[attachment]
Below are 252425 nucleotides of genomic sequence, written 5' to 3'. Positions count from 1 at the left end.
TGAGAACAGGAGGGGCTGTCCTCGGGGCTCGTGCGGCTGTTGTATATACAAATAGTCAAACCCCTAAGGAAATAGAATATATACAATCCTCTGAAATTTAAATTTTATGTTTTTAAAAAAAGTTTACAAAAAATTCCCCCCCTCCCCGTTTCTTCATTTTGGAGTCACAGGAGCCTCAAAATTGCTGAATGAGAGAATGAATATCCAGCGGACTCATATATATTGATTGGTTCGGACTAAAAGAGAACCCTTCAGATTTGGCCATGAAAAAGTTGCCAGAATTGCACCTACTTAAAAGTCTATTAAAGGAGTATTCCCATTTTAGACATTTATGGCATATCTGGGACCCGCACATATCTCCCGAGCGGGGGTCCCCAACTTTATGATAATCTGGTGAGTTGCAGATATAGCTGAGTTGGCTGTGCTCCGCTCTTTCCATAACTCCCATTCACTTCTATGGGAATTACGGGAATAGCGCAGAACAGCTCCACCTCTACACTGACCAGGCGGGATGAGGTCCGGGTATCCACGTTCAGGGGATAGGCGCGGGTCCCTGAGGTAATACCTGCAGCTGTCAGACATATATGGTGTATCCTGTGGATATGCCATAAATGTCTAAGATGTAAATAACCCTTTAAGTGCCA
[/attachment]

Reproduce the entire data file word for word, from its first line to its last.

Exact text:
Below are 252425 nucleotides of genomic sequence, written 5' to 3'. Positions count from 1 at the left end.
TGAGAACAGGAGGGGCTGTCCTCGGGGCTCGTGCGGCTGTTGTATATACAAATAGTCAAACCCCTAAGGAAATAGAATATATACAATCCTCTGAAATTTAAATTTTATGTTTTTAAAAAAAGTTTACAAAAAATTCCCCCCCTCCCCGTTTCTTCATTTTGGAGTCACAGGAGCCTCAAAATTGCTGAATGAGAGAATGAATATCCAGCGGACTCATATATATTGATTGGTTCGGACTAAAAGAGAACCCTTCAGATTTGGCCATGAAAAAGTTGCCAGAATTGCACCTACTTAAAAGTCTATTAAAGGAGTATTCCCATTTTAGACATTTATGGCATATCTGGGACCCGCACATATCTCCCGAGCGGGGGTCCCCAACTTTATGATAATCTGGTGAGTTGCAGATATAGCTGAGTTGGCTGTGCTCCGCTCTTTCCATAACTCCCATTCACTTCTATGGGAATTACGGGAATAGCGCAGAACAGCTCCACCTCTACACTGACCAGGCGGGATGAGGTCCGGGTATCCACGTTCAGGGGATAGGCGCGGGTCCCTGAGGTAATACCTGCAGCTGTCAGACATATATGGTGTATCCTGTGGATATGCCATAAATGTCTAAGATGTAAATAACCCTTTAAGTGCCA